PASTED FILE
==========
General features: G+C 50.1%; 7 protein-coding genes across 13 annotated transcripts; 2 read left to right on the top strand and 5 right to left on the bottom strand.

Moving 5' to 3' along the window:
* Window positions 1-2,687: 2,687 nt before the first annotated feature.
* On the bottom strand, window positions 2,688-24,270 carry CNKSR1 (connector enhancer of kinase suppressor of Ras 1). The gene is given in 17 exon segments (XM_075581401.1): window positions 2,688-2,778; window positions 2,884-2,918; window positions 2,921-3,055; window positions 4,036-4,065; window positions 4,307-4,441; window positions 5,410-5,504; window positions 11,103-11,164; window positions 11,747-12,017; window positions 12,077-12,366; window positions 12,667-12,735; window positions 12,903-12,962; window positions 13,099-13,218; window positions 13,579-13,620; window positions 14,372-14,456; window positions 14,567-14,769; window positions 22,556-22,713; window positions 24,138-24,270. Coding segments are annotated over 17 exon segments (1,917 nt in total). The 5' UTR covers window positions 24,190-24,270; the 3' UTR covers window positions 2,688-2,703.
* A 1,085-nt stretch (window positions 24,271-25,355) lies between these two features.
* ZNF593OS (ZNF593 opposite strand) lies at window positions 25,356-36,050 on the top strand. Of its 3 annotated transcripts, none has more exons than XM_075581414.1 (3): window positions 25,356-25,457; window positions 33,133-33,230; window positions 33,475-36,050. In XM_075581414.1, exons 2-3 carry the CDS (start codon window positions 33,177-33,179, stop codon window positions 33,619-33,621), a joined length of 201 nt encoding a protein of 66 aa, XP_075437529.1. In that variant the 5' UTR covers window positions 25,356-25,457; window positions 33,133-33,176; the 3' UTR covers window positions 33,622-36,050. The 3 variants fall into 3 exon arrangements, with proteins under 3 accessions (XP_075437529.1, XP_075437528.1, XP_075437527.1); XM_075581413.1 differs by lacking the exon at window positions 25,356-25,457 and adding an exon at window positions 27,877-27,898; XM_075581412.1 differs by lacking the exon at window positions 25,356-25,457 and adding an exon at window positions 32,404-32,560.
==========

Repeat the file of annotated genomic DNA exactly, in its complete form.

General features: G+C 50.1%; 7 protein-coding genes across 13 annotated transcripts; 2 read left to right on the top strand and 5 right to left on the bottom strand.

Moving 5' to 3' along the window:
* Window positions 1-2,687: 2,687 nt before the first annotated feature.
* On the bottom strand, window positions 2,688-24,270 carry CNKSR1 (connector enhancer of kinase suppressor of Ras 1). The gene is given in 17 exon segments (XM_075581401.1): window positions 2,688-2,778; window positions 2,884-2,918; window positions 2,921-3,055; window positions 4,036-4,065; window positions 4,307-4,441; window positions 5,410-5,504; window positions 11,103-11,164; window positions 11,747-12,017; window positions 12,077-12,366; window positions 12,667-12,735; window positions 12,903-12,962; window positions 13,099-13,218; window positions 13,579-13,620; window positions 14,372-14,456; window positions 14,567-14,769; window positions 22,556-22,713; window positions 24,138-24,270. Coding segments are annotated over 17 exon segments (1,917 nt in total). The 5' UTR covers window positions 24,190-24,270; the 3' UTR covers window positions 2,688-2,703.
* A 1,085-nt stretch (window positions 24,271-25,355) lies between these two features.
* ZNF593OS (ZNF593 opposite strand) lies at window positions 25,356-36,050 on the top strand. Of its 3 annotated transcripts, none has more exons than XM_075581414.1 (3): window positions 25,356-25,457; window positions 33,133-33,230; window positions 33,475-36,050. In XM_075581414.1, exons 2-3 carry the CDS (start codon window positions 33,177-33,179, stop codon window positions 33,619-33,621), a joined length of 201 nt encoding a protein of 66 aa, XP_075437529.1. In that variant the 5' UTR covers window positions 25,356-25,457; window positions 33,133-33,176; the 3' UTR covers window positions 33,622-36,050. The 3 variants fall into 3 exon arrangements, with proteins under 3 accessions (XP_075437529.1, XP_075437528.1, XP_075437527.1); XM_075581413.1 differs by lacking the exon at window positions 25,356-25,457 and adding an exon at window positions 27,877-27,898; XM_075581412.1 differs by lacking the exon at window positions 25,356-25,457 and adding an exon at window positions 32,404-32,560.